"jacob navia" <(E-Mail Removed)> wrote in message news:<bl7kgo$d5e$(E-Mail Removed)>...

> > isPow2 = x && !( (x-1) & x );

>

> Algorithm:

> If x is a power of two, it doesn't have any bits in common with x-1, since it

> consists of a single bit on. Any positive power of two is a single bit, using

> binary integer representation.

>

> This means that we test if x-1 and x doesn't share bits with the and operator.

>

> Of course, if x is zero (not a power of two) this doesn't hold, so we add an

> explicit test for zero with xx && expression.
Few Mathematicians say any positive integer raised to the power minus

infinity is 0. That is,

n (pow) (-infinity) = 0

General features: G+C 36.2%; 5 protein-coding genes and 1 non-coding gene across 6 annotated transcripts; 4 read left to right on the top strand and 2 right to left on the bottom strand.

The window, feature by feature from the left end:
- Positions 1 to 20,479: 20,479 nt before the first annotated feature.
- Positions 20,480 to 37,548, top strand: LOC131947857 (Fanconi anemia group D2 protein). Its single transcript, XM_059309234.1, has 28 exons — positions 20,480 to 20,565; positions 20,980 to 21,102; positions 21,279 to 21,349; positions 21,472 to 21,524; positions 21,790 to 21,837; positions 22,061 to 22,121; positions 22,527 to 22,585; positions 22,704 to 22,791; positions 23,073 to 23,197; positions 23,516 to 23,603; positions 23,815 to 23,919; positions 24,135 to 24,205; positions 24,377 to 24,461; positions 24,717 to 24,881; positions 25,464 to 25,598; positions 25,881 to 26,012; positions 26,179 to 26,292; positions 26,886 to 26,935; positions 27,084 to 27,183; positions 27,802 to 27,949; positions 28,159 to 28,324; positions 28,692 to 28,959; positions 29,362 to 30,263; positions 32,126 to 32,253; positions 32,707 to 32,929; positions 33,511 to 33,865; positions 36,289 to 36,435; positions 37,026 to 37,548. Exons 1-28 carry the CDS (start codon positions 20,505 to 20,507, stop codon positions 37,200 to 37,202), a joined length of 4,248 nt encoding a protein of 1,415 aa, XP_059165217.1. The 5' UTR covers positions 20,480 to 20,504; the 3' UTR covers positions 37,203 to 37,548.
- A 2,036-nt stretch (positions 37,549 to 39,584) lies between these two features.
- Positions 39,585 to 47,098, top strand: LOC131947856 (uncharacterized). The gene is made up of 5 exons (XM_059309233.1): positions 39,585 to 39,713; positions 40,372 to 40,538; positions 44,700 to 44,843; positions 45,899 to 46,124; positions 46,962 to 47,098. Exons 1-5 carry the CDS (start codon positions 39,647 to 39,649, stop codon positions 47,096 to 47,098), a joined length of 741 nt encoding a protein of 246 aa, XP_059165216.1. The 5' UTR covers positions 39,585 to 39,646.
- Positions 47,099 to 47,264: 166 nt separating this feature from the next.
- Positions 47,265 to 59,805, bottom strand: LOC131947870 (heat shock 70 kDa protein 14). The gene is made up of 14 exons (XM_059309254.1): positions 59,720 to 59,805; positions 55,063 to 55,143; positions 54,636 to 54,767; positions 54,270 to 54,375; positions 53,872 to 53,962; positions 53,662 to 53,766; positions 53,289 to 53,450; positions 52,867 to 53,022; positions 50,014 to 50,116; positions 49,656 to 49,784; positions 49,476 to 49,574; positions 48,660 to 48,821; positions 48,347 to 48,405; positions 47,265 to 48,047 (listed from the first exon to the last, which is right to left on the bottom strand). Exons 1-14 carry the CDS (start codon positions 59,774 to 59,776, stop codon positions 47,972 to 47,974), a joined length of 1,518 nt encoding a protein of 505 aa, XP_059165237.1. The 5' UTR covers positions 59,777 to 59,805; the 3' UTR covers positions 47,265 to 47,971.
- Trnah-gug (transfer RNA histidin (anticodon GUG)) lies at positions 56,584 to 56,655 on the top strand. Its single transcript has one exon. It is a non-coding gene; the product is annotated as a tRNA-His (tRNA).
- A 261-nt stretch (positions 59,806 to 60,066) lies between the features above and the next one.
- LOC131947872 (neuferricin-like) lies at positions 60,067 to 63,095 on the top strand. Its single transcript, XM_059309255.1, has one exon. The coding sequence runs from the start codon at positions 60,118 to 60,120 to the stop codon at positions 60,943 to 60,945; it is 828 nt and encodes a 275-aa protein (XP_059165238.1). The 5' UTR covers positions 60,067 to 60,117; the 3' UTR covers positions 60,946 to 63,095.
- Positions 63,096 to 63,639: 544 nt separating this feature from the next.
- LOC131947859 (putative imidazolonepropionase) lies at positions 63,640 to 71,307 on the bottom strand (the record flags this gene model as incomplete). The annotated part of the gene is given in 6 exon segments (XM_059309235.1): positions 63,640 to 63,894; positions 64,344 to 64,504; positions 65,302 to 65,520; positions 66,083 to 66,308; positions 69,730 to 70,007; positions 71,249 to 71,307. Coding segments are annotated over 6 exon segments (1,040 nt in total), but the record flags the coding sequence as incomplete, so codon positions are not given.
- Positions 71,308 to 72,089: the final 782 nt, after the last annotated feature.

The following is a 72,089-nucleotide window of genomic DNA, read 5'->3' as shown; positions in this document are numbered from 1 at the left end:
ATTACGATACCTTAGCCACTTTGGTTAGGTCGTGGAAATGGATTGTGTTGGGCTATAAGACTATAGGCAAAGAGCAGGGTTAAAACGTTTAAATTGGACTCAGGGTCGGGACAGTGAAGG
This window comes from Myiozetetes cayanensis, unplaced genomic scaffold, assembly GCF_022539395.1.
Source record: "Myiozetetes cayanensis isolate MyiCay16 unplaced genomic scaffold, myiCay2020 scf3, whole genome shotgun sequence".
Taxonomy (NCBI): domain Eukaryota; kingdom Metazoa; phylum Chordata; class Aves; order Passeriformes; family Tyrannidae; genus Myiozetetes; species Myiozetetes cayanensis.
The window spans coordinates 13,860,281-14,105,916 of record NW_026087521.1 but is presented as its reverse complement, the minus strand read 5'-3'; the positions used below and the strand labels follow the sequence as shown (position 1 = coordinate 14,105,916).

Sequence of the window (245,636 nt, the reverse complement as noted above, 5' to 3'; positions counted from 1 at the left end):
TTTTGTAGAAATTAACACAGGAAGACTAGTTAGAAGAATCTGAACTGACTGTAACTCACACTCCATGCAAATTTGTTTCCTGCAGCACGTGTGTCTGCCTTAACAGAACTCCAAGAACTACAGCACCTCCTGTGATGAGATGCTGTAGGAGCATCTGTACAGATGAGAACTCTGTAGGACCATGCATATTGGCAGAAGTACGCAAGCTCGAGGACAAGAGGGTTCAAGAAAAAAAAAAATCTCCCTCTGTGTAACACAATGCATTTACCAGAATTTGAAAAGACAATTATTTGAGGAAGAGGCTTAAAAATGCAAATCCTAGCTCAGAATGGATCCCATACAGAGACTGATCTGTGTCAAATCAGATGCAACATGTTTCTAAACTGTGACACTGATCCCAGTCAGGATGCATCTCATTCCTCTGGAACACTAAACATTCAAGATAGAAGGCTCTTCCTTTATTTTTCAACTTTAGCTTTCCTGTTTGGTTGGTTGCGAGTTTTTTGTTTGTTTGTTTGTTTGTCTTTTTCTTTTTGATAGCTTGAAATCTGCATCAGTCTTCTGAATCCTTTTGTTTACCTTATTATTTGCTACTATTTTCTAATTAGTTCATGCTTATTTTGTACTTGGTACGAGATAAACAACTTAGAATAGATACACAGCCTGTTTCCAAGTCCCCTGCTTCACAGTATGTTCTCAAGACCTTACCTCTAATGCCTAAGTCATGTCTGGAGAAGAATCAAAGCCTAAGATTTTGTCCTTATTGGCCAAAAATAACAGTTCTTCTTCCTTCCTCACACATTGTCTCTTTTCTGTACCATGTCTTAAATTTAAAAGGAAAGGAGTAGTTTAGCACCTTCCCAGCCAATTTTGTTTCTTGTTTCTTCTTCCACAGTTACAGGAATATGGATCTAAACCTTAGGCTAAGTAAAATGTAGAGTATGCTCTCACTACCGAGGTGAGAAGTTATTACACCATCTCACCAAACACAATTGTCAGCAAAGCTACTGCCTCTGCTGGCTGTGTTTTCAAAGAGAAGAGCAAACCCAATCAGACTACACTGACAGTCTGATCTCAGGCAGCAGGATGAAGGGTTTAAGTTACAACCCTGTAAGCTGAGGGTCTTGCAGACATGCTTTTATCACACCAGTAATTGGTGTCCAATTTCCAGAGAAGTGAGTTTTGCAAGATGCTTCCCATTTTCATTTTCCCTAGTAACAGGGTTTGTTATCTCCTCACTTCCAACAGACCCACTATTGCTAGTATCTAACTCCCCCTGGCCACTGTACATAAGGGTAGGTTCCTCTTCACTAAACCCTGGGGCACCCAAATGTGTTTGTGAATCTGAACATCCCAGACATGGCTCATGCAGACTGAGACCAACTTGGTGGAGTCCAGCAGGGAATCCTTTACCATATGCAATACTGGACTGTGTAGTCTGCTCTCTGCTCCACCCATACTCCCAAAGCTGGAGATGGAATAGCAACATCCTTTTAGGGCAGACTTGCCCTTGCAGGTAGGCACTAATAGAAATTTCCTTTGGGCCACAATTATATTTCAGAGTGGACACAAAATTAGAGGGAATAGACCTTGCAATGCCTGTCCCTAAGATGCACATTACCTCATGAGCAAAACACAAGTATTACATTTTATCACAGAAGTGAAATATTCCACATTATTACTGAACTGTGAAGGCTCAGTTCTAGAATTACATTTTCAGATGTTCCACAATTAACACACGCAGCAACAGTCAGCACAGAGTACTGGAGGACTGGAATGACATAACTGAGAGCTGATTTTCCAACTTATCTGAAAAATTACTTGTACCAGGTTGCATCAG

IOW, 2 (pow) 3 = 8, 2 (pow) 2 = 4, 2 (pow) 1 = 2, 2 (pow) 0 = 1,

and, 2 (pow) (-infinity) = 0.

Because of this religious reason, I would just write my macro as

(without 0 check)

#define ISPOWOF2( n ) ( ! ( n & (n-1) ) )

But, someone here in CLC told me that the above macro won't work all

the time. I know, it won't work for float; I know the necessity of

additional paranthesis for n. But, I couldn't see any other reasons.

Anybody have any good comments? TIA

---

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